In recent years, several winters with extreme and long-lasting precipitation events in South China have led to extensive structural damage and economic losses. Precipitation prediction tools are not very skilled in characterizing subseasonal events and need to be improved. A new research study, funded in part by the Climate Program Office’s Climate Variability & Predictability (CVP) Program, identified three distinct circulation patterns that cause and enhance precipitation over South China during winter. A team of international researchers, including CVP-funded scientist Dr. Tim Li of the University of Hawaiʻi at Mānoa, used observational data from 1979-2016 to understand the critical intraseasonal circulation systems and the mechanisms which impact precipitation variability. Their results, published in Climate Dynamics, show three categories of circulation with differing timescales and intensities which contribute to extreme precipitation events in South China, helping improve regional prediction capabilities. This work contributes to ongoing efforts by CVP to improve modeling simulation of precipitation on a subseasonal timescale.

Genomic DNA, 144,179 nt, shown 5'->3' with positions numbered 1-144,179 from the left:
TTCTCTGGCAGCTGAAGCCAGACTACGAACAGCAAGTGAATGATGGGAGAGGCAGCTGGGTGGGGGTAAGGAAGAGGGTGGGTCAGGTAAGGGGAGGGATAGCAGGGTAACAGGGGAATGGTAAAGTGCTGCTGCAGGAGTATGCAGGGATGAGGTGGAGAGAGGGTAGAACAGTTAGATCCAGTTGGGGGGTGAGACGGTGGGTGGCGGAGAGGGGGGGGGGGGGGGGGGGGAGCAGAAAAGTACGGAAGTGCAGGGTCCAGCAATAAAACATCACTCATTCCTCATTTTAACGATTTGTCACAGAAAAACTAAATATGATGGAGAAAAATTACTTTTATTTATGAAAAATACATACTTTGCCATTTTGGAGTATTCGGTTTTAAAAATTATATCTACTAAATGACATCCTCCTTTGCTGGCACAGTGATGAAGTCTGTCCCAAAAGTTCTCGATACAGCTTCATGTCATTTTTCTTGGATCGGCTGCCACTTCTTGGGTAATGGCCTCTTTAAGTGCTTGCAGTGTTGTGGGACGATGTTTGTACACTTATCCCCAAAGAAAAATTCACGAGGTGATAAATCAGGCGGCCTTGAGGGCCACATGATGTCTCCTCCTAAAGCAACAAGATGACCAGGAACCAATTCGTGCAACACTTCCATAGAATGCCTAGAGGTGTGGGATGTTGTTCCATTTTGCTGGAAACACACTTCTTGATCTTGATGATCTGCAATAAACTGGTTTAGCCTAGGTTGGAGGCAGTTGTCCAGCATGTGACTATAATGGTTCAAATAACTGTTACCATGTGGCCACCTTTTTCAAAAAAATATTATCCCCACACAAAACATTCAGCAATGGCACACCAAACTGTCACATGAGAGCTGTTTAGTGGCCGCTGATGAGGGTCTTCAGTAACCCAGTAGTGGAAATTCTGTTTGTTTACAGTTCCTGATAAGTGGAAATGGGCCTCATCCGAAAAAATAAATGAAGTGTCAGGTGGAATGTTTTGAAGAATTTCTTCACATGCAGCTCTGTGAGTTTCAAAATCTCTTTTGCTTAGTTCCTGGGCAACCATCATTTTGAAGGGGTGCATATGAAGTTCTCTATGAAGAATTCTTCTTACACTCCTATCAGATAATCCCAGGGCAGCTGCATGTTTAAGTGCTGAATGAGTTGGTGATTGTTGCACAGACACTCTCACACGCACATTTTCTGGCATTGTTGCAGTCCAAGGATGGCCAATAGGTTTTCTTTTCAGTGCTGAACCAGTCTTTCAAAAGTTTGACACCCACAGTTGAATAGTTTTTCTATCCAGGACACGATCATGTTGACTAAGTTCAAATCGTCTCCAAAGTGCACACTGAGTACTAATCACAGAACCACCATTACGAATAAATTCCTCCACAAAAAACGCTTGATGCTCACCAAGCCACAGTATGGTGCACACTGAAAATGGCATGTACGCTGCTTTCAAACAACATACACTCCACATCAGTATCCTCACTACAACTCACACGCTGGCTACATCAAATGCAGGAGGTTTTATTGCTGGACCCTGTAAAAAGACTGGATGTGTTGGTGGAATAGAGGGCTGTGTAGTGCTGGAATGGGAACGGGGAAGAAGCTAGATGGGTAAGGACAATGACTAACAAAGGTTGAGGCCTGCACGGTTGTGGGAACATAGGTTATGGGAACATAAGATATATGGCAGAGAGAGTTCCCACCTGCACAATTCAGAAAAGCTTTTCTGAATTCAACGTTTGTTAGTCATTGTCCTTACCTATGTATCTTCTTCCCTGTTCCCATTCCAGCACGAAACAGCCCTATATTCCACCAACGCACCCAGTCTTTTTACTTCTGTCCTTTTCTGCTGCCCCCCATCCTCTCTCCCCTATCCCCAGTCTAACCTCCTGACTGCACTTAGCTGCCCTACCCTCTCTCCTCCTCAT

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The Climate Program Office (CPO) manages competitive research programs in which NOAA funds high-priority climate science, assessments, decision support research, outreach, education, and capacity-building activities designed to advance our understanding of Earth’s climate system, and to foster the application of this knowledge in risk management and adaptation efforts. CPO-supported research is conducted in regions across the United States, at national and international scales, and globally. Learn more...
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